Friday, May 01, 2009

Oh, bugger

One of the first tasks involved in renovating the old house was (is) reducing the knee-high vegetation that surrounds it -- which doesn't sound too bad until you realize that the lot that the house sits on is bloody near three hundred feet deep. And me with an electric push lawn-mower.


There I am, poaching nicely in my own perspiration, when a neighbor lady wanders up and enquires if I am "scared of snakes". Seems that she was fiddling with the garden hose; discovered Tommy No-Legs coiled up about four inches from her hand, and decided that this was an appropriate task for a handy redshirt.


I trundle over, peer sweatily into the coil of hose and spot what is obviously a fairly peevish young bullsnake.

Chuckling manfully, I reach down, avoid his first half-hearted swipe at my hand, pin his head to the grass with a handy twig, get a nice grip on the back of his neck and haul his scaly butt out of the hose pile.

I notice, as I hold him up for the admiring masses, two things. The first of which is that Neighbor Lady has disappeared. I mean, "Poof!" One moment she's there, the next she's gone, leaving only a faint odour of burning sneaker tread and a gently bouncing hoe to show that she was ever there.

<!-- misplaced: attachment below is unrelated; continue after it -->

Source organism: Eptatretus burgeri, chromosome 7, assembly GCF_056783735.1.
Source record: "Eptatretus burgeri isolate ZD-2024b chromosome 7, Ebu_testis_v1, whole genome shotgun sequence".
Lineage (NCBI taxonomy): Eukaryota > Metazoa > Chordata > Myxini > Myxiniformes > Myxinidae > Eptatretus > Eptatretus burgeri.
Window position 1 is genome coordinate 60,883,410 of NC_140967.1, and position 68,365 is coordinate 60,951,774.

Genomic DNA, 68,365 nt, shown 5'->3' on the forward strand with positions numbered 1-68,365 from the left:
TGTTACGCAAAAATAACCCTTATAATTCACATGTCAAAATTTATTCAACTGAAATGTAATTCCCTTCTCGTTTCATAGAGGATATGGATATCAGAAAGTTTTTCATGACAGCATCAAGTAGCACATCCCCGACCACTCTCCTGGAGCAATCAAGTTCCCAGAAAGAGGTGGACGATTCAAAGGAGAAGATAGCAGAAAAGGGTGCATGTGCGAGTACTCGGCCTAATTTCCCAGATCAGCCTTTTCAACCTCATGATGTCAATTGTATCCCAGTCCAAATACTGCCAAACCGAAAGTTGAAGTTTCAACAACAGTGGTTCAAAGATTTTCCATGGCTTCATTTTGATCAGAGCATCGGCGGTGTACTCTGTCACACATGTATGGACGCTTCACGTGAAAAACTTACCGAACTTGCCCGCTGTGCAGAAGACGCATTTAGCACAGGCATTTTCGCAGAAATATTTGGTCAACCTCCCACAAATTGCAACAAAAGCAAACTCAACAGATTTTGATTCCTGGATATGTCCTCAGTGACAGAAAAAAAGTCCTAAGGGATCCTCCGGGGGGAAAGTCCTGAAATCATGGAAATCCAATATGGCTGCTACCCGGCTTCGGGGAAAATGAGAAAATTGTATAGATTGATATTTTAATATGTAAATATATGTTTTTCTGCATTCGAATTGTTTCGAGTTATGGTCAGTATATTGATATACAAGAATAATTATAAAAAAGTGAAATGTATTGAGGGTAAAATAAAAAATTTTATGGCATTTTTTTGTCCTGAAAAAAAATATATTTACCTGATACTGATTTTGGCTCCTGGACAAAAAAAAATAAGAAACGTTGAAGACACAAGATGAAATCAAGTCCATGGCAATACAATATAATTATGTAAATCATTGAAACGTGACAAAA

The second thing I notice is that the bullsnake whom is currently wrapping himself around my good right arm has a rather nice, extremely loud, buzzing thingummy on his south end.

"Oh, bugger," think I, as I gaze in some consternation at the eighteen-inch long prairie rattler who is apparently expounding at length with regard to my ancestry, sexual habits and intelligence.

It seems that my Venomous Reptile Recognition Skillset may have gotten a skoshie bit rusty over the last decade or so.

One semi-controlled yelp later, and Chris showed up at a dead run, took one look at the irritated reptile and sniffed, "Well, take it to the pasture and let it go."

I was in the process of pointing out that I would be more than glad to let Jake go, that it wasn't really a question of me letting him go, but rather convincing him to turn loose of me when the wee bastard gave a squirmy little twist and hung his left fang in my thumb.

I will admit to executing a fast-ball pitch that would have made Nolan Ryan all misty-eyed, but I emphatically deny that I "screeched like a Newhaven fishwife" while doing so.